The factory trade continues to return no good news for those in the fattening game despite kill figures remaining very low, 25,129 for the week ending the 24th of April.
Tentative signs two weeks ago that base prices for bullocks and heifers might be about to rise have so far failed to materialise; as every factory agent I spoke with over the weekend continued to quote a base price for bullocks and heifers of €3.40/kg.
The fact that this is a short working week means that a lot of what will be required was probably bought last week meaning that factories are under very little pressure to source extra supplies.
The position of the factories on price is simple; until UK and EU markets reopen fully they will continue to struggle to move what they are currently slaughtering.
Yet the European Commission Observatory report for the week ending the 24th of April shows the average price of U+R+O grade steers in the UK and Northern Ireland as being significantly ahead of here.
The average of the three grades combined in the UK is reported as 375.96c/kg with Northern Ireland averaging 370.98c/kg while the Irish equivalent works out at 346.33c/kg. The average for France, however, is not as promising at 336.20c/kg. Yet that combined French figure obscures the fact that French U grade steers averaged 376.44c/kg.
I grant you it’s not simple at present with the Covid lockdown continuing in some shape or form across the continent and in the UK but speaking with finishers there is also growing anger towards the farm organisations as well as the factories.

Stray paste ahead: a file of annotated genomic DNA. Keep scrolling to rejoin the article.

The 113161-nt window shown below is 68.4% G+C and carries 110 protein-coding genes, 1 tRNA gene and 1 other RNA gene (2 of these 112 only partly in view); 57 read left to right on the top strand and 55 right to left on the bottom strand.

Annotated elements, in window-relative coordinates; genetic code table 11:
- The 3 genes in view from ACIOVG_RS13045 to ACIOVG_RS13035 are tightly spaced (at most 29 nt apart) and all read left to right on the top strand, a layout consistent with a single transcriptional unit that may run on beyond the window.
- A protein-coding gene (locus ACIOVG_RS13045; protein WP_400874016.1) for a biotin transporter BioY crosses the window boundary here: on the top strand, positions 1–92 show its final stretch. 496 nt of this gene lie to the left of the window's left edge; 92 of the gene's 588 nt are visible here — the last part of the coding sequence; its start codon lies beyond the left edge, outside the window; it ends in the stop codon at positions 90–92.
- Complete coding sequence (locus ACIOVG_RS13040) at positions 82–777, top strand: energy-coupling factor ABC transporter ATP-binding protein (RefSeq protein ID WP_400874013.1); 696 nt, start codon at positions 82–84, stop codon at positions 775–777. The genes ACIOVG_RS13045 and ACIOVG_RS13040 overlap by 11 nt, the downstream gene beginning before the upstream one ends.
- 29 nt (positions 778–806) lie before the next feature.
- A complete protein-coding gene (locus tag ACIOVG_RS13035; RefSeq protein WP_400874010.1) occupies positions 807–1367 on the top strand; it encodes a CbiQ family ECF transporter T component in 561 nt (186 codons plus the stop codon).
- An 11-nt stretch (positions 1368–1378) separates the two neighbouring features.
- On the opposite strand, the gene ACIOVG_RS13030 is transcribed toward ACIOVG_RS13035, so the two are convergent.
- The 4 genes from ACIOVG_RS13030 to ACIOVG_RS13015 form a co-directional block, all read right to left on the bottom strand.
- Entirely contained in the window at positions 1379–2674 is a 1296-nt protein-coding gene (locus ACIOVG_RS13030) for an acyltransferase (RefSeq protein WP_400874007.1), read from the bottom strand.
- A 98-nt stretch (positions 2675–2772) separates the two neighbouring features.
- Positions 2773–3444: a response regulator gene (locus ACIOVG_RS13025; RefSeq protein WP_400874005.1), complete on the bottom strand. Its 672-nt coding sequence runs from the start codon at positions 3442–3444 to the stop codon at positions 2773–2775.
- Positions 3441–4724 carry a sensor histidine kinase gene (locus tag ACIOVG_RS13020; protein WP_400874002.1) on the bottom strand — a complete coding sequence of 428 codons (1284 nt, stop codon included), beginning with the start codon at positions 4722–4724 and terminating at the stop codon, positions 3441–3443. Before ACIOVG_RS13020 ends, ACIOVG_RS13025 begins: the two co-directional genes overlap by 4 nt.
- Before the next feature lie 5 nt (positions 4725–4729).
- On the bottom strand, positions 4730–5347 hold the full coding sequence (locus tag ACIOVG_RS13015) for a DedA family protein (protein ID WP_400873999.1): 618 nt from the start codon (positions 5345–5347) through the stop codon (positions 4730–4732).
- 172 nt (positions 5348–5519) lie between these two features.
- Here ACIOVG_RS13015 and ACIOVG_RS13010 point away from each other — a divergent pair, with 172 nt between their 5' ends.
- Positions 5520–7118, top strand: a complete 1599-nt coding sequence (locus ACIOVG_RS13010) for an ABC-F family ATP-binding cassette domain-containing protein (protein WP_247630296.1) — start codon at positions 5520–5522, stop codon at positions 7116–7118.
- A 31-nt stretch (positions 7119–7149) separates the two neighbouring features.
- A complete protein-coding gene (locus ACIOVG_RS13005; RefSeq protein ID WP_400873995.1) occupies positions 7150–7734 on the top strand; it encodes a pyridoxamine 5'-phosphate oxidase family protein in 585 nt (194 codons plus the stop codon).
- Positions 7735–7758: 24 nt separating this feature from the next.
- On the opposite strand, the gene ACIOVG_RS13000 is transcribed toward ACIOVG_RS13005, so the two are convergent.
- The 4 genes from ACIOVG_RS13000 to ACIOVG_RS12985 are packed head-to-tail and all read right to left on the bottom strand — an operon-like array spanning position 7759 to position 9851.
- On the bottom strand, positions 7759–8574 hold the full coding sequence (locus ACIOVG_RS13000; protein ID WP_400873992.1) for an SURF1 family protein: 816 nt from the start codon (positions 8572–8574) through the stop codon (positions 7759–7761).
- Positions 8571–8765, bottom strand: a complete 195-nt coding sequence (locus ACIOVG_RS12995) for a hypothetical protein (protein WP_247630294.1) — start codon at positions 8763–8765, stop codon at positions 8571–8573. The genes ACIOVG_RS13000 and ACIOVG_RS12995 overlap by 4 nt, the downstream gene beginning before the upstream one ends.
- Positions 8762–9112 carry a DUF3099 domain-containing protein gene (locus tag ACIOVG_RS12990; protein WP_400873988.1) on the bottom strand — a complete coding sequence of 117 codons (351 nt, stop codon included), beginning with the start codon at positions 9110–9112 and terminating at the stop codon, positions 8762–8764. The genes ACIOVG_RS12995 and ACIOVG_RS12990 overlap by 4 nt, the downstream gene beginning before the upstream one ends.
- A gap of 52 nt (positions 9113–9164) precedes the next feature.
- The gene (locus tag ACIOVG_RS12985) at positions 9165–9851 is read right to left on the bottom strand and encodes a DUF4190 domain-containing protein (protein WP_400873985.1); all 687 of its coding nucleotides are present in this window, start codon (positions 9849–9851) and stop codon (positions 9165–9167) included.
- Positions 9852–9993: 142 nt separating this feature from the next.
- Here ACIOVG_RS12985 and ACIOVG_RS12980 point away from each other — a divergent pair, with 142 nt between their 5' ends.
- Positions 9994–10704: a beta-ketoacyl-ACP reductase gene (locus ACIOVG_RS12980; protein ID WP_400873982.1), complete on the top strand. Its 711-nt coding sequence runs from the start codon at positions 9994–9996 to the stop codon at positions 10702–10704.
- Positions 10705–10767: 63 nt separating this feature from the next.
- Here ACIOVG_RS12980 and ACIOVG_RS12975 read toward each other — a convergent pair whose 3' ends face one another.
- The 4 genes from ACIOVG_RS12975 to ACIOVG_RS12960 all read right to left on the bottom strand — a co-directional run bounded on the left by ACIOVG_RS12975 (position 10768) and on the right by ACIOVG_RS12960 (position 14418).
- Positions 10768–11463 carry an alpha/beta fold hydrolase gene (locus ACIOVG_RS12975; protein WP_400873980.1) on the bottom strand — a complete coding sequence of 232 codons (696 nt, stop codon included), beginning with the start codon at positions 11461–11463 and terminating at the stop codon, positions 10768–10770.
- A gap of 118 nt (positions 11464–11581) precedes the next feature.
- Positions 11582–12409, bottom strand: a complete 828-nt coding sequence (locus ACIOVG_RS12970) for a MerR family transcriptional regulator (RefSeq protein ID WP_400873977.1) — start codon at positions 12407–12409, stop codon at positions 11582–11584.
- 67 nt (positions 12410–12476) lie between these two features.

With the demise of the Beef Plan Movement, those with cattle to kill are now once again reliant on the IFA and ICSA to ask the hard questions. So far however I’m sorry to say neither appears to have been effective in getting across the message of where beef finishing in this country is now at.
If the price paid to Irish producers does not dramatically improve the spectre of Irish beef production winding down to the point where imports from Poland into our UK backyard will become the norm rather than the exception.
Returning to prices, factory quotes for young bulls were yesterday back 5c/kg to €3.40-3.45/kg for U’s with R’s once again on €3.30-3.35/kg while O grades are €3.20/kg. With the market depressed the problem of getting a plant to actually take them also remains.
The only positive I can pick out concerns cull cows with their prices appearing to be hardening around the €2.90/kg mark for R’s and with O grades edging towards €2.70/kg while better P’s move up slightly to €2.50/kg. For those who specialise in cull cows, I’m told that a “shade” more is possible for well-fleshed types.
Looking at those cull cow prices the manufacturing side of the processing sectors business remains the one area where supplies appear to be needed with your cull cow is the cheapest option.
In the US and the reality of how important continuity of supply is to the security of that nation had President Donald Trump last Tuesday signing an executive order under the Defence Protection Act designating meat production plants as critical infrastructure and ordering them to stay open despite concerns about the spread of the Covid 19 virus among workers. This is the same act that allowed him to direct General Motors to increase production of ventilators